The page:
I can't decide if it's a blessing or a shame that I don't have any pictures from the days of yore. But in terms of Josh Gaffga, I am probably doing me a favor-- I am much cuter now than I was in college. ;) Josh still looks good, as always. And introspective, as suits an ode.
I met Josh when I was a theatre major at Davidson College in North Carolina. Josh was also a theatre major at Davidson, but he had graduated 5 years earlier. We met, as most actors do, doing a show. This particular show was my freshman year, and Josh and I had been hired by a local dance studio to play characters in their dance recital extravaganza, "The Witch and the Prince". If I may toot my own horn, I played a title character (the Witch, please no comments from the peanut gallery), and Josh was Captain Hook. (Though if I remember correctly he was promoted to The Prince in subsequent years performances).
In theory it was a great idea--giving a structure and story line to what can be a stagnant and dull thing, the yearly dance recital. But when the 45 minute recital takes almost 2 and a half hours to finish because of technical difficulties, I think that puts us in Guffman Realm.
Anyway, the ridiculous scenario made us fast friends, and Josh, who was working full time as an actor and the Youth Minister at Davidson United Methodist Church asked if I would like to be a youth leader the following year.
To be brutally honest, my spiritual life was almost non-existant my freshman year of college. Not that I stopped believing in God, but I was certainly sleeping in more than I was getting up for early morning church. I'm not sure why he asked. But I said yes, and that affirmative changed my college experience ten-fold.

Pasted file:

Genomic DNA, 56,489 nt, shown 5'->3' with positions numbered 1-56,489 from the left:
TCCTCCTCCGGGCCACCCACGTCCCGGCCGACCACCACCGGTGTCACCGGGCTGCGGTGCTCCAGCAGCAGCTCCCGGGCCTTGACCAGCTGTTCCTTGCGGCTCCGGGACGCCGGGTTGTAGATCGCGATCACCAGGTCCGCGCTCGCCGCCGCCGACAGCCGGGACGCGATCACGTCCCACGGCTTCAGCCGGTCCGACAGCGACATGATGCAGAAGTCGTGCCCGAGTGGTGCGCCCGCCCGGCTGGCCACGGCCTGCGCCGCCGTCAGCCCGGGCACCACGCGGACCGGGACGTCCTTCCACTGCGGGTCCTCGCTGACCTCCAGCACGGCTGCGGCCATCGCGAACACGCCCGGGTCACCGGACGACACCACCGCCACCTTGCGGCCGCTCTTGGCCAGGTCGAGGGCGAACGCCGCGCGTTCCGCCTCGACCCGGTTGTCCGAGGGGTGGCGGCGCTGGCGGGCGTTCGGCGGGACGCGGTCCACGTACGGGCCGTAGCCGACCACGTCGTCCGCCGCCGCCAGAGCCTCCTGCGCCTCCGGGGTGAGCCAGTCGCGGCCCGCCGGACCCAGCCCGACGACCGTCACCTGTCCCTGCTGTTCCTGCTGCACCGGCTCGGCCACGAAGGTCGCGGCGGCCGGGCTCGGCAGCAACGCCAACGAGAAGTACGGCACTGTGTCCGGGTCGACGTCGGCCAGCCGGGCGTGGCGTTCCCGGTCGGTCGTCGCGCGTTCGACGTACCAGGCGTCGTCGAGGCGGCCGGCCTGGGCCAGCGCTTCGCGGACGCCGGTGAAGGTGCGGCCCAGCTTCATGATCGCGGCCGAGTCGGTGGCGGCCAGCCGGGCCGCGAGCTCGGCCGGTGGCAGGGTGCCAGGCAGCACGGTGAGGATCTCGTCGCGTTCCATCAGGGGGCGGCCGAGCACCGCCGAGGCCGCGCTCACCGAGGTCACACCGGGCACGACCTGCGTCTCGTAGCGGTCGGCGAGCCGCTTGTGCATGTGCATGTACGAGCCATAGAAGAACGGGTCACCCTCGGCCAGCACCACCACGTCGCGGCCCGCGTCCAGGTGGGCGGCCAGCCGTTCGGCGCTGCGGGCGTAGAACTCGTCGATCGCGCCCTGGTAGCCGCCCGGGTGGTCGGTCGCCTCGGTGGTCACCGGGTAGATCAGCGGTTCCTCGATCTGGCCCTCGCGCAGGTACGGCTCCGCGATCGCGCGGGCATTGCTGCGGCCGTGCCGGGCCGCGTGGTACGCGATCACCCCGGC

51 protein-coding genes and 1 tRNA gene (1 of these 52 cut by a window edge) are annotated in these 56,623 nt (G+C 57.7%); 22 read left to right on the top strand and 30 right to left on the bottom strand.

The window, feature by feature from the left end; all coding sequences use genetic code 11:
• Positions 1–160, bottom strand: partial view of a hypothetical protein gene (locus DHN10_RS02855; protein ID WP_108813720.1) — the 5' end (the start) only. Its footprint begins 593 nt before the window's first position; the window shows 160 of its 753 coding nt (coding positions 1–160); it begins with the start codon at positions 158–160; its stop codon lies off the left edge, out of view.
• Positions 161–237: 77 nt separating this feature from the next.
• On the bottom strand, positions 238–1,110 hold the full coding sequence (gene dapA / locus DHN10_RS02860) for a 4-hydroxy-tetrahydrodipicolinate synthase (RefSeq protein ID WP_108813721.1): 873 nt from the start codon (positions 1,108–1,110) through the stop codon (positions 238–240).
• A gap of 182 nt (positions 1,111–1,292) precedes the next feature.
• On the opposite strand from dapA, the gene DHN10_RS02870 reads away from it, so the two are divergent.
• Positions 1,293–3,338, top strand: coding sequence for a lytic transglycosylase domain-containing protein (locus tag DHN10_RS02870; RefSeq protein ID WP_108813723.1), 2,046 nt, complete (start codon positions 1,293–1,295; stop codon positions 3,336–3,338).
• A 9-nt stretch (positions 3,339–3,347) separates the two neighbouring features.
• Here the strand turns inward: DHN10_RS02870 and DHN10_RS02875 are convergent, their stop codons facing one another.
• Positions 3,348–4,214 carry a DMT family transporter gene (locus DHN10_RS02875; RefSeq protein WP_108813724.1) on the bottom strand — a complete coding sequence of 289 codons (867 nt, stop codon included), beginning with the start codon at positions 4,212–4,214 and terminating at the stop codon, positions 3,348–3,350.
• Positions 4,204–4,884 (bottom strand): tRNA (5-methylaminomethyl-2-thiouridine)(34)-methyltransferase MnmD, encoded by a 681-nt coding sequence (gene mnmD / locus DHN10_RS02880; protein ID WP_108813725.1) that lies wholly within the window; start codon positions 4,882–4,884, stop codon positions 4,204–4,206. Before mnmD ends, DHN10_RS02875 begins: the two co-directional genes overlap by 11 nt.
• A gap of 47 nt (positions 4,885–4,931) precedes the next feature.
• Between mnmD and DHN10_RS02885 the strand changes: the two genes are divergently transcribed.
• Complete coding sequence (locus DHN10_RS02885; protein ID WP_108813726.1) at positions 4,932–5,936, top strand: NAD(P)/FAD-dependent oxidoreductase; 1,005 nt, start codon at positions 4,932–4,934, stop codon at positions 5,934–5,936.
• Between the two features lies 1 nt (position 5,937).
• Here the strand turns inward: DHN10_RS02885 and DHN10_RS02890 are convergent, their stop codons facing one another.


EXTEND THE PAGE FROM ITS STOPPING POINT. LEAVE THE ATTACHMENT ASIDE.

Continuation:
Working with the Youth and then regularly attending DUMC didn't just bring me back to a spiritual life, but it completely sky rocketed it. Being a "leader" will do that, make you face to face with what you believe, and why you believe it. But having leaders like then minister James Howell, Josh, the other youth leaders, really transformed the way I saw God in the world and in my life.
There is one conversation between Josh and I that I will never forget. I'm not totally sure the context, but I remember being in his red truck. We were driving to or from somewhere. And we were discussing my plans post-college. I would vassilate between teaching, possibly going into ministry, and then there was this left-field option to be a professional actor. We were discussing different certification requirements of teachers, the perhaps fruitlessness of wanting to be a teacher in the creative arts, and just the vastness of choice, and not knowing what to do post-college. Josh said:
"You don't have to be a teacher. You are a teacher, that's who you are. If you do what you love, you will always find yourself teaching and mentoring others."
And he was so right.
Funny now that he is also a teacher in Denver, and I teach part-time here in New York.
But this is part of what this whole blog is about, and this marathon training. I am not sure, had Josh not said the words to me, that I would have ever totally understood or accepted how much teaching and mentoring is a part of me. And maybe the same is true of all of us. There are truths that slowly reveal themselves, through other observers, through our life experiences (both that which raises us up and that which can leave us in heaps at the depths of the bottom). Like "I am a teacher", "I am an athlete", "I am loved".
So thank you to Josh, for helping me realize all of those things, through your time, donation and unconditional friendship.